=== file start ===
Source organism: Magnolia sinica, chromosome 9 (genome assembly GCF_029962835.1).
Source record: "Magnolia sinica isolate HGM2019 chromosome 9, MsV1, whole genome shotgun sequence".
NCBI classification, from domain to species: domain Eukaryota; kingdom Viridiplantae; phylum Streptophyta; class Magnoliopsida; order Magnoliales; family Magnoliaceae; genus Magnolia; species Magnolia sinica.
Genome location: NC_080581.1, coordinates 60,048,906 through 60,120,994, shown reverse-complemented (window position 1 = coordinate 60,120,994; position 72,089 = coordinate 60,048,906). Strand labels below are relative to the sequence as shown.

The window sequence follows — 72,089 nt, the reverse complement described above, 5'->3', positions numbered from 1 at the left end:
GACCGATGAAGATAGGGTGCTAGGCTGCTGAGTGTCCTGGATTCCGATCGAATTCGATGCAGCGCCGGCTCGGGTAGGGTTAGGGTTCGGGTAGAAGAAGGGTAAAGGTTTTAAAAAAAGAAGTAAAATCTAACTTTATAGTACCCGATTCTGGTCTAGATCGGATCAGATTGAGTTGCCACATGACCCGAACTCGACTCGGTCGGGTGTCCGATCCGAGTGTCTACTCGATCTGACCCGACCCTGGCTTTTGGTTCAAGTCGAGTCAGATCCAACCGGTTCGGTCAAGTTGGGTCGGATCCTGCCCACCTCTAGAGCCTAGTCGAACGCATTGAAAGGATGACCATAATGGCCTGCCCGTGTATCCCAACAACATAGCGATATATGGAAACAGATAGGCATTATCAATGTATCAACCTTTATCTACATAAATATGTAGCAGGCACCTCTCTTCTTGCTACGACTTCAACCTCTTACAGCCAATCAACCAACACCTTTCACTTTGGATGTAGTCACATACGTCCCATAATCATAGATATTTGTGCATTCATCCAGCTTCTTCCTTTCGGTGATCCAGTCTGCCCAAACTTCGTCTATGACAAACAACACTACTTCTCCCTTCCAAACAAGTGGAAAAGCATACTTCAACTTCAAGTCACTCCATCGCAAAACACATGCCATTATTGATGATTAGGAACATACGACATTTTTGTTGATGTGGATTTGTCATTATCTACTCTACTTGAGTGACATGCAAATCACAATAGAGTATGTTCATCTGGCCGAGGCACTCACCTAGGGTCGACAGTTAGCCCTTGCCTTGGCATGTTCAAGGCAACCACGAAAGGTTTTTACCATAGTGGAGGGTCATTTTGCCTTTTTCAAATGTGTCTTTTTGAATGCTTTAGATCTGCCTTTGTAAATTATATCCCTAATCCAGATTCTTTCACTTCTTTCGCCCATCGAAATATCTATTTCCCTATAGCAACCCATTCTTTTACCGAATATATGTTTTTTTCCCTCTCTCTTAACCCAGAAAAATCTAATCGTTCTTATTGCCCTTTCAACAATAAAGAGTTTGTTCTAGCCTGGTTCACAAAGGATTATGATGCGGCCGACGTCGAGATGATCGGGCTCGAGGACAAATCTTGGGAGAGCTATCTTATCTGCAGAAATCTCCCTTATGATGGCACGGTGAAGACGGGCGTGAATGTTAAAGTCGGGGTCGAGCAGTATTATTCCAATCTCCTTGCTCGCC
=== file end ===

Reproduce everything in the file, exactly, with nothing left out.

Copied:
Source organism: Magnolia sinica, chromosome 9 (genome assembly GCF_029962835.1).
Source record: "Magnolia sinica isolate HGM2019 chromosome 9, MsV1, whole genome shotgun sequence".
NCBI classification, from domain to species: domain Eukaryota; kingdom Viridiplantae; phylum Streptophyta; class Magnoliopsida; order Magnoliales; family Magnoliaceae; genus Magnolia; species Magnolia sinica.
Genome location: NC_080581.1, coordinates 60,048,906 through 60,120,994, shown reverse-complemented (window position 1 = coordinate 60,120,994; position 72,089 = coordinate 60,048,906). Strand labels below are relative to the sequence as shown.

The window sequence follows — 72,089 nt, the reverse complement described above, 5'->3', positions numbered from 1 at the left end:
GACCGATGAAGATAGGGTGCTAGGCTGCTGAGTGTCCTGGATTCCGATCGAATTCGATGCAGCGCCGGCTCGGGTAGGGTTAGGGTTCGGGTAGAAGAAGGGTAAAGGTTTTAAAAAAAGAAGTAAAATCTAACTTTATAGTACCCGATTCTGGTCTAGATCGGATCAGATTGAGTTGCCACATGACCCGAACTCGACTCGGTCGGGTGTCCGATCCGAGTGTCTACTCGATCTGACCCGACCCTGGCTTTTGGTTCAAGTCGAGTCAGATCCAACCGGTTCGGTCAAGTTGGGTCGGATCCTGCCCACCTCTAGAGCCTAGTCGAACGCATTGAAAGGATGACCATAATGGCCTGCCCGTGTATCCCAACAACATAGCGATATATGGAAACAGATAGGCATTATCAATGTATCAACCTTTATCTACATAAATATGTAGCAGGCACCTCTCTTCTTGCTACGACTTCAACCTCTTACAGCCAATCAACCAACACCTTTCACTTTGGATGTAGTCACATACGTCCCATAATCATAGATATTTGTGCATTCATCCAGCTTCTTCCTTTCGGTGATCCAGTCTGCCCAAACTTCGTCTATGACAAACAACACTACTTCTCCCTTCCAAACAAGTGGAAAAGCATACTTCAACTTCAAGTCACTCCATCGCAAAACACATGCCATTATTGATGATTAGGAACATACGACATTTTTGTTGATGTGGATTTGTCATTATCTACTCTACTTGAGTGACATGCAAATCACAATAGAGTATGTTCATCTGGCCGAGGCACTCACCTAGGGTCGACAGTTAGCCCTTGCCTTGGCATGTTCAAGGCAACCACGAAAGGTTTTTACCATAGTGGAGGGTCATTTTGCCTTTTTCAAATGTGTCTTTTTGAATGCTTTAGATCTGCCTTTGTAAATTATATCCCTAATCCAGATTCTTTCACTTCTTTCGCCCATCGAAATATCTATTTCCCTATAGCAACCCATTCTTTTACCGAATATATGTTTTTTTCCCTCTCTCTTAACCCAGAAAAATCTAATCGTTCTTATTGCCCTTTCAACAATAAAGAGTTTGTTCTAGCCTGGTTCACAAAGGATTATGATGCGGCCGACGTCGAGATGATCGGGCTCGAGGACAAATCTTGGGAGAGCTATCTTATCTGCAGAAATCTCCCTTATGATGGCACGGTGAAGACGGGCGTGAATGTTAAAGTCGGGGTCGAGCAGTATTATTCCAATCTCCTTGCTCGCC